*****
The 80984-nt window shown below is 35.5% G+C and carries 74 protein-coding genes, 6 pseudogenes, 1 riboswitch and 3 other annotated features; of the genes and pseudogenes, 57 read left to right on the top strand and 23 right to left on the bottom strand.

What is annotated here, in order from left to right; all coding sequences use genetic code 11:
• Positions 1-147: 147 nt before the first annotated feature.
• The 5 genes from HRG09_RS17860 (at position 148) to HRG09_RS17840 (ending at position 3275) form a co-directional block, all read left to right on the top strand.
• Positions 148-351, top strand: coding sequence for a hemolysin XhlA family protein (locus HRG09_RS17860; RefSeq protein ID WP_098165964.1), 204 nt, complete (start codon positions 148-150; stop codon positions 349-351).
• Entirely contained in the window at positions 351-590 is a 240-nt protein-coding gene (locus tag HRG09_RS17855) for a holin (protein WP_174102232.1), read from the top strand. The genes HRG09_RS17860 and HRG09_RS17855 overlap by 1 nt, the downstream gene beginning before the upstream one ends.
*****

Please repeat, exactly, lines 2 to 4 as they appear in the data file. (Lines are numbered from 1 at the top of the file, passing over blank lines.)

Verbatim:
What is annotated here, in order from left to right; all coding sequences use genetic code 11:
• Positions 1-147: 147 nt before the first annotated feature.
• The 5 genes from HRG09_RS17860 (at position 148) to HRG09_RS17840 (ending at position 3275) form a co-directional block, all read left to right on the top strand.